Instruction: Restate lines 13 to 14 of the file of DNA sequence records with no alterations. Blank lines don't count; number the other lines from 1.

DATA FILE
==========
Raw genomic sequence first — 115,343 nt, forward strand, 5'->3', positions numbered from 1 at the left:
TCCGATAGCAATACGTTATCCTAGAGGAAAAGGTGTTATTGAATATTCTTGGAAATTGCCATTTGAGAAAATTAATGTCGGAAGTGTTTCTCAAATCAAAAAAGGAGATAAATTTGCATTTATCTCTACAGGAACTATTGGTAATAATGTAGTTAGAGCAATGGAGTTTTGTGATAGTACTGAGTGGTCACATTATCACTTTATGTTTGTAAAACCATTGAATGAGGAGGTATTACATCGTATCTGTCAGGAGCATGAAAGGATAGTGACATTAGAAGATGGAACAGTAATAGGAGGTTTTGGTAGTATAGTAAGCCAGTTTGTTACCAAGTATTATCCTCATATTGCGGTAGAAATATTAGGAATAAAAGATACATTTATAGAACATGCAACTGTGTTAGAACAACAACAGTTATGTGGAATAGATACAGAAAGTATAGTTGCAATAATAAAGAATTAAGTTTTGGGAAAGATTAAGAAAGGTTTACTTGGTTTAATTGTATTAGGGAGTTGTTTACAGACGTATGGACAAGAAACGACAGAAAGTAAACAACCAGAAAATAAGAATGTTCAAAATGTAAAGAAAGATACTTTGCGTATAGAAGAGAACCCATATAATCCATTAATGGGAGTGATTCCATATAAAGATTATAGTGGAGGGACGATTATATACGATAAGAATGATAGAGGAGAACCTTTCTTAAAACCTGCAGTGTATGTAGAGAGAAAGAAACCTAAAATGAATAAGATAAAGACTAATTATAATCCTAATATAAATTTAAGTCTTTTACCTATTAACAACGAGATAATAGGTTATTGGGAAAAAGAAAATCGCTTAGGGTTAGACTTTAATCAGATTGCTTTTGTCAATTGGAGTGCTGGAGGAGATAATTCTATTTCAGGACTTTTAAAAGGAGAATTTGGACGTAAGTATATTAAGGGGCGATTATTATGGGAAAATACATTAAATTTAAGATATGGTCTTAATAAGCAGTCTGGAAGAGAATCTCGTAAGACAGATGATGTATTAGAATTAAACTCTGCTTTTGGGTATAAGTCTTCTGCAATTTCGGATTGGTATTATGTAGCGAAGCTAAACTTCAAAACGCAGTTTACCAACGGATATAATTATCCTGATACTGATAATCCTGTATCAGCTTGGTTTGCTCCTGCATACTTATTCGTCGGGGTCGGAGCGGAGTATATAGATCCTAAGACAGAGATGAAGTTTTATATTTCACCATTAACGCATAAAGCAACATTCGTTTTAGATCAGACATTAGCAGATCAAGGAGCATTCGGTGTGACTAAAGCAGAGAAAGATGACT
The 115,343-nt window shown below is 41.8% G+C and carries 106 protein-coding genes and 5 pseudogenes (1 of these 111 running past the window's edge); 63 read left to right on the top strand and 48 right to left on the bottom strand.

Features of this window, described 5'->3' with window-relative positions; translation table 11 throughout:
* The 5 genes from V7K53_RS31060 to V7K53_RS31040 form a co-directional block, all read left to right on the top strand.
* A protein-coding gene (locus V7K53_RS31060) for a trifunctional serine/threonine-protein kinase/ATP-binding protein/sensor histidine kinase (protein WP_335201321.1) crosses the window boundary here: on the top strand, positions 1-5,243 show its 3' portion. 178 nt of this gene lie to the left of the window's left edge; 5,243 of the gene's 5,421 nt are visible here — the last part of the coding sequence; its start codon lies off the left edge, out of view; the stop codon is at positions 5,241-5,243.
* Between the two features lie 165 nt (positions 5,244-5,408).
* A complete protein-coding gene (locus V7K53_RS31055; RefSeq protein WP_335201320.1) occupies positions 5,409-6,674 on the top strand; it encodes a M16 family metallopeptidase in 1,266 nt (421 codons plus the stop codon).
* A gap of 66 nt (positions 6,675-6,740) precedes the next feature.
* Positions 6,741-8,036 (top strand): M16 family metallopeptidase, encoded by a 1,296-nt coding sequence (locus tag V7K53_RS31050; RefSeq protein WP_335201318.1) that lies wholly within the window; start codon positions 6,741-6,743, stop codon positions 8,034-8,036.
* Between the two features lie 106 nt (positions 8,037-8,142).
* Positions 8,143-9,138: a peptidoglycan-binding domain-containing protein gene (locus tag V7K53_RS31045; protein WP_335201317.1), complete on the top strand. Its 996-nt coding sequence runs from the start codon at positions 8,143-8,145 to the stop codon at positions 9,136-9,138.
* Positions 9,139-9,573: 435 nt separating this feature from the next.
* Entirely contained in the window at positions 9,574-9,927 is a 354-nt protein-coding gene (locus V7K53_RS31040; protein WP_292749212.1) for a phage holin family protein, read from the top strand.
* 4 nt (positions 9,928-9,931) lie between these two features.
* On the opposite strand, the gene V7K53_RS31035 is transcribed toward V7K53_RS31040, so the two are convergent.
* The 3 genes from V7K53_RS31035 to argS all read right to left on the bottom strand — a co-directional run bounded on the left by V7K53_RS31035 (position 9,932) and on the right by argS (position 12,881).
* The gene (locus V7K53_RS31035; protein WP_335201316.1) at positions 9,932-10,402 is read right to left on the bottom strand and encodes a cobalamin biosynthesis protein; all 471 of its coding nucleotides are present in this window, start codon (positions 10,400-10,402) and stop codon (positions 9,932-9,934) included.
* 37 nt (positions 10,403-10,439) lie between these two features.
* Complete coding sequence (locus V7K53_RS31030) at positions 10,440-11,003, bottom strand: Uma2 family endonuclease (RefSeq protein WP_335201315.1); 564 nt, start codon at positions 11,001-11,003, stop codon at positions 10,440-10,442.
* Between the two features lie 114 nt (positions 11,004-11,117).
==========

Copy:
* Positions 9,139-9,573: 435 nt separating this feature from the next.
* Entirely contained in the window at positions 9,574-9,927 is a 354-nt protein-coding gene (locus V7K53_RS31040; protein WP_292749212.1) for a phage holin family protein, read from the top strand.